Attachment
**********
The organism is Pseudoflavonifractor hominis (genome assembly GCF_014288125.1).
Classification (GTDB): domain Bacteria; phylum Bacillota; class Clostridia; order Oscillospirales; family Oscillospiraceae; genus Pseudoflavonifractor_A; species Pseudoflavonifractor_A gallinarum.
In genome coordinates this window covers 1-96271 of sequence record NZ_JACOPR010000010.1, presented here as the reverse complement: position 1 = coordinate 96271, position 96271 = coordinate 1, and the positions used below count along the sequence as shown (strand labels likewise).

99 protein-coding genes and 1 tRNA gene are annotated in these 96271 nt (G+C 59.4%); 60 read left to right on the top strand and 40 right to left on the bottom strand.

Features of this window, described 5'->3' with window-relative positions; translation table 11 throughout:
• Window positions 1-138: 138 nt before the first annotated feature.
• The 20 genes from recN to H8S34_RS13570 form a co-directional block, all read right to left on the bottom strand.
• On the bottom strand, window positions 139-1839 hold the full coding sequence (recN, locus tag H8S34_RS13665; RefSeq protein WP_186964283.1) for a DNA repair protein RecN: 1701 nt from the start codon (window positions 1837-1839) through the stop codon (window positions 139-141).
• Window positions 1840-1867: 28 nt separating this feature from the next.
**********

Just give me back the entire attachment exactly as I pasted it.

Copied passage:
The organism is Pseudoflavonifractor hominis (genome assembly GCF_014288125.1).
Classification (GTDB): domain Bacteria; phylum Bacillota; class Clostridia; order Oscillospirales; family Oscillospiraceae; genus Pseudoflavonifractor_A; species Pseudoflavonifractor_A gallinarum.
In genome coordinates this window covers 1-96271 of sequence record NZ_JACOPR010000010.1, presented here as the reverse complement: position 1 = coordinate 96271, position 96271 = coordinate 1, and the positions used below count along the sequence as shown (strand labels likewise).

99 protein-coding genes and 1 tRNA gene are annotated in these 96271 nt (G+C 59.4%); 60 read left to right on the top strand and 40 right to left on the bottom strand.

Features of this window, described 5'->3' with window-relative positions; translation table 11 throughout:
• Window positions 1-138: 138 nt before the first annotated feature.
• The 20 genes from recN to H8S34_RS13570 form a co-directional block, all read right to left on the bottom strand.
• On the bottom strand, window positions 139-1839 hold the full coding sequence (recN, locus tag H8S34_RS13665; RefSeq protein WP_186964283.1) for a DNA repair protein RecN: 1701 nt from the start codon (window positions 1837-1839) through the stop codon (window positions 139-141).
• Window positions 1840-1867: 28 nt separating this feature from the next.